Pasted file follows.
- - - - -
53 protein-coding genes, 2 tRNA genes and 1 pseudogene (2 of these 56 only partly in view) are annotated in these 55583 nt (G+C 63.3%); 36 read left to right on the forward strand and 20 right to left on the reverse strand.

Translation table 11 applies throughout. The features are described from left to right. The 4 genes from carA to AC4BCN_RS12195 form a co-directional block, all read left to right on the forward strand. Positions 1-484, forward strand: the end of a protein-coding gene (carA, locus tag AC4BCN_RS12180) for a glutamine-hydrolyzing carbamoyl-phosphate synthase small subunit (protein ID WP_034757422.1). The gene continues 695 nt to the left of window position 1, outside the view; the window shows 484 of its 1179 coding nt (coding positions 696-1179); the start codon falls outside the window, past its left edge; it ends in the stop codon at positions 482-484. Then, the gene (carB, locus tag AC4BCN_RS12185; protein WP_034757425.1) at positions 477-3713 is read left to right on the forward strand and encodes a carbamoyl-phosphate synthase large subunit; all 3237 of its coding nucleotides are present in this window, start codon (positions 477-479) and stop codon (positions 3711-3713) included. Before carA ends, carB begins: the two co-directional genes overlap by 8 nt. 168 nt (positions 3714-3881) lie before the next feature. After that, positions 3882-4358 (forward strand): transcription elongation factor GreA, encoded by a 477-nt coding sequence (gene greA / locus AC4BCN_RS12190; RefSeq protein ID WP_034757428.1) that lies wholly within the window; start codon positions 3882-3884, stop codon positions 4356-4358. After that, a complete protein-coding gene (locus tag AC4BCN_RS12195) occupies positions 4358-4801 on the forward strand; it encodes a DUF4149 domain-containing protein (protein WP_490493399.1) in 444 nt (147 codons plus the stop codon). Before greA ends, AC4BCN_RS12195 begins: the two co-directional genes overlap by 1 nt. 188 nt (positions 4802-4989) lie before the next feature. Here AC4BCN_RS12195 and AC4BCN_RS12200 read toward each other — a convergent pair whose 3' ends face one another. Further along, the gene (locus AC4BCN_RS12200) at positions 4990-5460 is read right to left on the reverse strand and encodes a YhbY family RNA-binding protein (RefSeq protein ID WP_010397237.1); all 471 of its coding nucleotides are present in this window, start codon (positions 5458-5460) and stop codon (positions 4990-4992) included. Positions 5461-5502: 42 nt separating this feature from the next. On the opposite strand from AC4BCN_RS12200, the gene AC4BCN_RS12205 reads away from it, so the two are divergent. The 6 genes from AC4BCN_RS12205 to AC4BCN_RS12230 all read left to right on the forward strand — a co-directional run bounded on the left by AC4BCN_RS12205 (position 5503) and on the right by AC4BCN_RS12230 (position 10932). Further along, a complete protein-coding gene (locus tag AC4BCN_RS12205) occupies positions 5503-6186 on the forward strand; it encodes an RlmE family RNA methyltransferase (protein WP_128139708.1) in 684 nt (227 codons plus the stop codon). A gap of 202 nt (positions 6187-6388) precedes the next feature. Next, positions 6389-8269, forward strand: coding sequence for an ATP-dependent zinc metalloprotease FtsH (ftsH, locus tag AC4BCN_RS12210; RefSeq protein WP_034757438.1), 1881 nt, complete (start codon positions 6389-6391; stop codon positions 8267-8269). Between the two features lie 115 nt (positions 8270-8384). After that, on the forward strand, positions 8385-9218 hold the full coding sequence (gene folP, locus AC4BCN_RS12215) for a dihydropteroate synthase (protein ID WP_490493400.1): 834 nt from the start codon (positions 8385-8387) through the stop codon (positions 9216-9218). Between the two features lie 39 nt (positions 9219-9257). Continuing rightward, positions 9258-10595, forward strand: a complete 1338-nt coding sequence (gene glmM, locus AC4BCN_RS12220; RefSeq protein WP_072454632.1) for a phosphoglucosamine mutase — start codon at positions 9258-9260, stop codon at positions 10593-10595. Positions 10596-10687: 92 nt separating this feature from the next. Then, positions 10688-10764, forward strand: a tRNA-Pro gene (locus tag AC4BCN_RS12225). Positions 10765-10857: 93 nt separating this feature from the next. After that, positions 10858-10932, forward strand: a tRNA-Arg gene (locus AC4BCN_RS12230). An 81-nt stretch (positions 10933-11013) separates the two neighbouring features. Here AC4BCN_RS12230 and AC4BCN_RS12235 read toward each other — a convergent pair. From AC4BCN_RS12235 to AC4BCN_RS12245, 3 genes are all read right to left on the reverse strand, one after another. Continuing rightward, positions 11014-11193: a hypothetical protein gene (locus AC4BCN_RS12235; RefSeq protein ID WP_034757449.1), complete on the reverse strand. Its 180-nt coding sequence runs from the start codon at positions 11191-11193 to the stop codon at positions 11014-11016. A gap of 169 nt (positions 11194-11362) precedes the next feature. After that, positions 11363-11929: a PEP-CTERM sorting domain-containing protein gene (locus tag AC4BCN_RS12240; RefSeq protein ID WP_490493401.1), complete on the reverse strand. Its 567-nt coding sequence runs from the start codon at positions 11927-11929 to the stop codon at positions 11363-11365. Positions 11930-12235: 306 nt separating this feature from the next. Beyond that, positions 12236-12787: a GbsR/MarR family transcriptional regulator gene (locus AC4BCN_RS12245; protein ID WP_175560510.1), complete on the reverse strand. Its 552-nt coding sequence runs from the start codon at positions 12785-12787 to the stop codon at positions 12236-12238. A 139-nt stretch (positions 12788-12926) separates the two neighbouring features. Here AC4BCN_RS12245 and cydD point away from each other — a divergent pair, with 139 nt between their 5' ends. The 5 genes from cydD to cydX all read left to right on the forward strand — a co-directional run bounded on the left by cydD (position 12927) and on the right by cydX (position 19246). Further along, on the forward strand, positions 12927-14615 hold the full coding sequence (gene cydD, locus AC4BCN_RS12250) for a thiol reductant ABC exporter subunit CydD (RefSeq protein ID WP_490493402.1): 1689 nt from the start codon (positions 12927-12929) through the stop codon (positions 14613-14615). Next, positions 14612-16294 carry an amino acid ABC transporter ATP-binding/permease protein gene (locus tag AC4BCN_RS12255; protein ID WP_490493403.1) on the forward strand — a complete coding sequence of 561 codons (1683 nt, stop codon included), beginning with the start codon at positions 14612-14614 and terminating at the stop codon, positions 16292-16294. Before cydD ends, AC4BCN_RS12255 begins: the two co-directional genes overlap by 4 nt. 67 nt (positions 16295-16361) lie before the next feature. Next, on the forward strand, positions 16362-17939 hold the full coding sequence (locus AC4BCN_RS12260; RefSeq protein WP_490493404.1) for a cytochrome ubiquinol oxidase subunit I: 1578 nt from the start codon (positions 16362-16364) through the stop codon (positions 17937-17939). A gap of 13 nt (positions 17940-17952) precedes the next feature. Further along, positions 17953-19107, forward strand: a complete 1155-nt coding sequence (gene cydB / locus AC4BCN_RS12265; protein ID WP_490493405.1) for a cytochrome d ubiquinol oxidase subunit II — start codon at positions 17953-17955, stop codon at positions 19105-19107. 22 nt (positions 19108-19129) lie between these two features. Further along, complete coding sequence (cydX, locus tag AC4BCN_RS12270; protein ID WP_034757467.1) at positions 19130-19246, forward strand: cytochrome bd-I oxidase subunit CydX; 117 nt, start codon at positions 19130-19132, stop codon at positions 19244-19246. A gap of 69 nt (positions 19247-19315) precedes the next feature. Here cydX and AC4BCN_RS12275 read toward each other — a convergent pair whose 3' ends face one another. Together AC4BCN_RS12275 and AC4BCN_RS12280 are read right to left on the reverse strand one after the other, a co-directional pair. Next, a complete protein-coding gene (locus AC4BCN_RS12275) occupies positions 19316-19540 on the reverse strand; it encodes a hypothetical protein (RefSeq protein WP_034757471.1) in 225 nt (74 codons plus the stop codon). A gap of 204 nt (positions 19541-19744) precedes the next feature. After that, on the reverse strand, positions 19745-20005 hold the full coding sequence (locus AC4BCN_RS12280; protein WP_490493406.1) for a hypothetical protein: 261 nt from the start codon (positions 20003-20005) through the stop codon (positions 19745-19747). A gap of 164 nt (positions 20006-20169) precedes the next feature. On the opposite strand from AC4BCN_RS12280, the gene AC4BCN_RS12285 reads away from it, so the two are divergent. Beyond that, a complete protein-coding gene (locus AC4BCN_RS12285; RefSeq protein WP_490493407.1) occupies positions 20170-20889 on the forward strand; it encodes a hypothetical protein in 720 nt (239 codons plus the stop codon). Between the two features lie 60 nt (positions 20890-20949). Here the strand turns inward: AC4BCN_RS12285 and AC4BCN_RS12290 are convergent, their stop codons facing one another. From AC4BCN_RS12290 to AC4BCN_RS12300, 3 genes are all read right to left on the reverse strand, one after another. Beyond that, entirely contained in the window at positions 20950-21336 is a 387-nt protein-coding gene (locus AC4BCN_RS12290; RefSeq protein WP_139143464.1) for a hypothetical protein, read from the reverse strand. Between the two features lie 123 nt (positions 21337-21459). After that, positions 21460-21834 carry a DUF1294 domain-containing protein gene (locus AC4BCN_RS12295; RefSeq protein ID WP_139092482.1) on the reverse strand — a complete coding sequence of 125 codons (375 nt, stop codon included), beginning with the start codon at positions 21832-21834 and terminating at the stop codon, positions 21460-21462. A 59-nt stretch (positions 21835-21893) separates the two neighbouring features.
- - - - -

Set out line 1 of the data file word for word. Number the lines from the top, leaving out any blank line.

53 protein-coding genes, 2 tRNA genes and 1 pseudogene (2 of these 56 only partly in view) are annotated in these 55583 nt (G+C 63.3%); 36 read left to right on the forward strand and 20 right to left on the reverse strand.